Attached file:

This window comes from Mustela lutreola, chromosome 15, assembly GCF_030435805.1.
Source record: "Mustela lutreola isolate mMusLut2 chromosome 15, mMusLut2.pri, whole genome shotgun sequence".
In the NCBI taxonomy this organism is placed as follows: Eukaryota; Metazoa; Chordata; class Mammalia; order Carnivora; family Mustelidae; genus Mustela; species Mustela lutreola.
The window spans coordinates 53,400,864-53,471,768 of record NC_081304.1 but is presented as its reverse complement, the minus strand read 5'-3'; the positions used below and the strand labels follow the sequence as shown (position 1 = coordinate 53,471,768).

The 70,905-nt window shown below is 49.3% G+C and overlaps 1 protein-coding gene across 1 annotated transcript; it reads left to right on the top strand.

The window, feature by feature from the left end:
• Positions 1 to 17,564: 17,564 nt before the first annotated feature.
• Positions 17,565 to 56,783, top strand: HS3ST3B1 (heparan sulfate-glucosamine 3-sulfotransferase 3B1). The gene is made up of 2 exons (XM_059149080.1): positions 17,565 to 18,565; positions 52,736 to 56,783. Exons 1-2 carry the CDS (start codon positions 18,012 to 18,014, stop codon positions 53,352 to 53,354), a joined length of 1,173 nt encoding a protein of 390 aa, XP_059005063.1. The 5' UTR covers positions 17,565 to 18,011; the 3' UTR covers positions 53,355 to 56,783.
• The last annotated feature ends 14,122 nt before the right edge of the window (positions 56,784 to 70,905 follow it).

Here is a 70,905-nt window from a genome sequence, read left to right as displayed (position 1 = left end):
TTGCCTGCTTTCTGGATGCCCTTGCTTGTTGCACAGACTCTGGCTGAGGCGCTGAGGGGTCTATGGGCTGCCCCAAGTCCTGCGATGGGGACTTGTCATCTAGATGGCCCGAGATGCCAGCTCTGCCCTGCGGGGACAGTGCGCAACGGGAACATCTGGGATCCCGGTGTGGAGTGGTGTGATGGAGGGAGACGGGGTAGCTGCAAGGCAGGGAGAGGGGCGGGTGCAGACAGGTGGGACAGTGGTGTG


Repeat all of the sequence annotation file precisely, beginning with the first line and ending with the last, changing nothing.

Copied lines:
This window comes from Mustela lutreola, chromosome 15, assembly GCF_030435805.1.
Source record: "Mustela lutreola isolate mMusLut2 chromosome 15, mMusLut2.pri, whole genome shotgun sequence".
In the NCBI taxonomy this organism is placed as follows: Eukaryota; Metazoa; Chordata; class Mammalia; order Carnivora; family Mustelidae; genus Mustela; species Mustela lutreola.
The window spans coordinates 53,400,864-53,471,768 of record NC_081304.1 but is presented as its reverse complement, the minus strand read 5'-3'; the positions used below and the strand labels follow the sequence as shown (position 1 = coordinate 53,471,768).

The 70,905-nt window shown below is 49.3% G+C and overlaps 1 protein-coding gene across 1 annotated transcript; it reads left to right on the top strand.

The window, feature by feature from the left end:
• Positions 1 to 17,564: 17,564 nt before the first annotated feature.
• Positions 17,565 to 56,783, top strand: HS3ST3B1 (heparan sulfate-glucosamine 3-sulfotransferase 3B1). The gene is made up of 2 exons (XM_059149080.1): positions 17,565 to 18,565; positions 52,736 to 56,783. Exons 1-2 carry the CDS (start codon positions 18,012 to 18,014, stop codon positions 53,352 to 53,354), a joined length of 1,173 nt encoding a protein of 390 aa, XP_059005063.1. The 5' UTR covers positions 17,565 to 18,011; the 3' UTR covers positions 53,355 to 56,783.
• The last annotated feature ends 14,122 nt before the right edge of the window (positions 56,784 to 70,905 follow it).

Here is a 70,905-nt window from a genome sequence, read left to right as displayed (position 1 = left end):
TTGCCTGCTTTCTGGATGCCCTTGCTTGTTGCACAGACTCTGGCTGAGGCGCTGAGGGGTCTATGGGCTGCCCCAAGTCCTGCGATGGGGACTTGTCATCTAGATGGCCCGAGATGCCAGCTCTGCCCTGCGGGGACAGTGCGCAACGGGAACATCTGGGATCCCGGTGTGGAGTGGTGTGATGGAGGGAGACGGGGTAGCTGCAAGGCAGGGAGAGGGGCGGGTGCAGACAGGTGGGACAGTGGTGTG